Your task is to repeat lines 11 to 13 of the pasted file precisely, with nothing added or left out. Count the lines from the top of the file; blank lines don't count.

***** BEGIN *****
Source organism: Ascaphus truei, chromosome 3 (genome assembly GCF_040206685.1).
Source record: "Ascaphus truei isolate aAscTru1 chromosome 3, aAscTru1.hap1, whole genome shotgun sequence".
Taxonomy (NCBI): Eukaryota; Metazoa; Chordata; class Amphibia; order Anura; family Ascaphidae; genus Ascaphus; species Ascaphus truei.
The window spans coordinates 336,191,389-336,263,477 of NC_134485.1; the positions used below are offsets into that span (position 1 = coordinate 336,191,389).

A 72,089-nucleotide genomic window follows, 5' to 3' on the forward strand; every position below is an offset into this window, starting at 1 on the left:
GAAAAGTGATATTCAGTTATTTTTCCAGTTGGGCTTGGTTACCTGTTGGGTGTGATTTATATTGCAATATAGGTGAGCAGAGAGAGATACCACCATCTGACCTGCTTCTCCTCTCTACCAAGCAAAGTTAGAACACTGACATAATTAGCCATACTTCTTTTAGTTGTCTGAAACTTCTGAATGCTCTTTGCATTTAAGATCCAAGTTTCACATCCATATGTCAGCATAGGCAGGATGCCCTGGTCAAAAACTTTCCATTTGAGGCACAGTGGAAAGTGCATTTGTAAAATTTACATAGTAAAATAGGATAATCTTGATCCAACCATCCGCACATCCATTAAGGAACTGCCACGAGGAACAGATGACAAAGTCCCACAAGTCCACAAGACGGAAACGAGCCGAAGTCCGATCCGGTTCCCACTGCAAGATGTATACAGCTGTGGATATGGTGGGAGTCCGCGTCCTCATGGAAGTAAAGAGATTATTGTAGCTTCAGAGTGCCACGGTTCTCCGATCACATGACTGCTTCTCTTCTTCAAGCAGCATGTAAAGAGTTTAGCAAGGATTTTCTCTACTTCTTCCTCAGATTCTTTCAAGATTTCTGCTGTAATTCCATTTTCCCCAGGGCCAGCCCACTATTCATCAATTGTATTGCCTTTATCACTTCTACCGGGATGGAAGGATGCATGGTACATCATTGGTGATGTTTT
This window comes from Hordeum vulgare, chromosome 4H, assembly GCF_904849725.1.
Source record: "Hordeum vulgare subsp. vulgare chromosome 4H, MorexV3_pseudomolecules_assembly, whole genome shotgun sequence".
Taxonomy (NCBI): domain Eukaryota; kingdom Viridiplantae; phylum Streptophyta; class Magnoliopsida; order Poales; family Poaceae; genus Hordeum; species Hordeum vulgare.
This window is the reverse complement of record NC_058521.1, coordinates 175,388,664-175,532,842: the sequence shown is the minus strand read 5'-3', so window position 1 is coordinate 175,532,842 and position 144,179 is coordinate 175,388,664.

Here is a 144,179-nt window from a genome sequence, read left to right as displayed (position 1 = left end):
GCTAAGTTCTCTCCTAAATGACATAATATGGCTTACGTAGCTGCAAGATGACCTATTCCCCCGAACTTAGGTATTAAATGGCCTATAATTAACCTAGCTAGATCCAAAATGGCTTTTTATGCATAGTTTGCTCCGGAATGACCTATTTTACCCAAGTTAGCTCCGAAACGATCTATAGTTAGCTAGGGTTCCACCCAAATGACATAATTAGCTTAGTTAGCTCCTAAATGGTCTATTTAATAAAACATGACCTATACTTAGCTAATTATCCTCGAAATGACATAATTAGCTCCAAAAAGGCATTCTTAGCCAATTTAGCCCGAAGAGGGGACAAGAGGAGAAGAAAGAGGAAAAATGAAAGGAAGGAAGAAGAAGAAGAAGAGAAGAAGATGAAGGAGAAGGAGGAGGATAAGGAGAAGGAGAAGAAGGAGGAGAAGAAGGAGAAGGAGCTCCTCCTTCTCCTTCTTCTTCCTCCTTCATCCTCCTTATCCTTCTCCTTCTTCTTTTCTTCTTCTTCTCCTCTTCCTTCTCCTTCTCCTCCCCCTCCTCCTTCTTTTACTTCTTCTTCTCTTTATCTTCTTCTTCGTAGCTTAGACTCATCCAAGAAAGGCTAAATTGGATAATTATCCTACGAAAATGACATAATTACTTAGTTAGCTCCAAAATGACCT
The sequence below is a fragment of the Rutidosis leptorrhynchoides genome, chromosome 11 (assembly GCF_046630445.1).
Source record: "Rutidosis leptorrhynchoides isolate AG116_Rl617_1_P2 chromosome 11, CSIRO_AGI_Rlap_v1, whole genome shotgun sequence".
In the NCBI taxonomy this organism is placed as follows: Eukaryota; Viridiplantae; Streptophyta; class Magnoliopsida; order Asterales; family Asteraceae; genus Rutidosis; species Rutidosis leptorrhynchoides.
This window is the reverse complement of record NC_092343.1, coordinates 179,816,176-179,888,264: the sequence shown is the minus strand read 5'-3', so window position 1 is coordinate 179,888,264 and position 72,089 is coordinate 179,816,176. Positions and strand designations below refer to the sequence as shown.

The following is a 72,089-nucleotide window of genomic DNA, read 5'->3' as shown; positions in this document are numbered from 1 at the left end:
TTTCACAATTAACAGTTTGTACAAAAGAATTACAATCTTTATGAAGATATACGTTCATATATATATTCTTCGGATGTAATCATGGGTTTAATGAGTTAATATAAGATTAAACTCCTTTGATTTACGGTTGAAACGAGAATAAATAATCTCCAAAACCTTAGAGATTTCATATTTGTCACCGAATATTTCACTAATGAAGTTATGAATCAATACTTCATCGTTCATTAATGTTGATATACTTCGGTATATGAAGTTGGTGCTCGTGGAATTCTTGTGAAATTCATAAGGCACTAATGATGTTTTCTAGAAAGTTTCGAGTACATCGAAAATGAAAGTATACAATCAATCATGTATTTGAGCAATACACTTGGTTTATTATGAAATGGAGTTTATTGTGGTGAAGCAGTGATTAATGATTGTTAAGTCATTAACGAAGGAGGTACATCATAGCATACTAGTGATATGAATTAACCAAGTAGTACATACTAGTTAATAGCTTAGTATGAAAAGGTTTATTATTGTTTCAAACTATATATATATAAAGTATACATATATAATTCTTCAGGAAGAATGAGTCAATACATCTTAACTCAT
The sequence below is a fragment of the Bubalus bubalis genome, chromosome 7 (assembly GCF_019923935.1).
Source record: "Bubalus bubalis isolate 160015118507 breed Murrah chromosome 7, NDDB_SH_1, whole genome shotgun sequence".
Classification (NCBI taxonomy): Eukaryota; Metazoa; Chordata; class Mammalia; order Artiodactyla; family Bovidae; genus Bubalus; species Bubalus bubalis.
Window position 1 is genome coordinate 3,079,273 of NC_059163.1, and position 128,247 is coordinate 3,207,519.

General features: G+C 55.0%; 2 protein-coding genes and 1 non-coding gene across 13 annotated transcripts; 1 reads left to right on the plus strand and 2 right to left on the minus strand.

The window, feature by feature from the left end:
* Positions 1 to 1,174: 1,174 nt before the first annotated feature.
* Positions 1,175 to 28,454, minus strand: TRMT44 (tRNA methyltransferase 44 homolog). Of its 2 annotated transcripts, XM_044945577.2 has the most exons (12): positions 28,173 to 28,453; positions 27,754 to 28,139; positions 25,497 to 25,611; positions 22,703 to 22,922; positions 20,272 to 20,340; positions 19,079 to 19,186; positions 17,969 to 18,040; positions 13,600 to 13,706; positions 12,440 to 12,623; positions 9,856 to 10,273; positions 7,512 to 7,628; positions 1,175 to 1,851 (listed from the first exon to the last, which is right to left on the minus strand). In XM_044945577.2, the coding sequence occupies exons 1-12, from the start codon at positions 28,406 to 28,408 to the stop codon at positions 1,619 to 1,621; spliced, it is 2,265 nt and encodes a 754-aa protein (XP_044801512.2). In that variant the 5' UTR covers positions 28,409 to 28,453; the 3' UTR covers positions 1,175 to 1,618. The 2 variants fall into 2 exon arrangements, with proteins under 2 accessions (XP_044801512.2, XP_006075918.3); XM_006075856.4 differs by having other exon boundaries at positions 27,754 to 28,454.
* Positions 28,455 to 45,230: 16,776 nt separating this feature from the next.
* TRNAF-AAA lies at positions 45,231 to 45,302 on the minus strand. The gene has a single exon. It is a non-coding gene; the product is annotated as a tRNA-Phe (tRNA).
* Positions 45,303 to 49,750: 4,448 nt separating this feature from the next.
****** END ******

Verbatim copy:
Here is a 144,179-nt window from a genome sequence, read left to right as displayed (position 1 = left end):
GCTAAGTTCTCTCCTAAATGACATAATATGGCTTACGTAGCTGCAAGATGACCTATTCCCCCGAACTTAGGTATTAAATGGCCTATAATTAACCTAGCTAGATCCAAAATGGCTTTTTATGCATAGTTTGCTCCGGAATGACCTATTTTACCCAAGTTAGCTCCGAAACGATCTATAGTTAGCTAGGGTTCCACCCAAATGACATAATTAGCTTAGTTAGCTCCTAAATGGTCTATTTAATAAAACATGACCTATACTTAGCTAATTATCCTCGAAATGACATAATTAGCTCCAAAAAGGCATTCTTAGCCAATTTAGCCCGAAGAGGGGACAAGAGGAGAAGAAAGAGGAAAAATGAAAGGAAGGAAGAAGAAGAAGAAGAGAAGAAGATGAAGGAGAAGGAGGAGGATAAGGAGAAGGAGAAGAAGGAGGAGAAGAAGGAGAAGGAGCTCCTCCTTCTCCTTCTTCTTCCTCCTTCATCCTCCTTATCCTTCTCCTTCTTCTTTTCTTCTTCTTCTCCTCTTCCTTCTCCTTCTCCTCCCCCTCCTCCTTCTTTTACTTCTTCTTCTCTTTATCTTCTTCTTCGTAGCTTAGACTCATCCAAGAAAGGCTAAATTGGATAATTATCCTACGAAAATGACATAATTACTTAGTTAGCTCCAAAATGACCT
The sequence below is a fragment of the Rutidosis leptorrhynchoides genome, chromosome 11 (assembly GCF_046630445.1).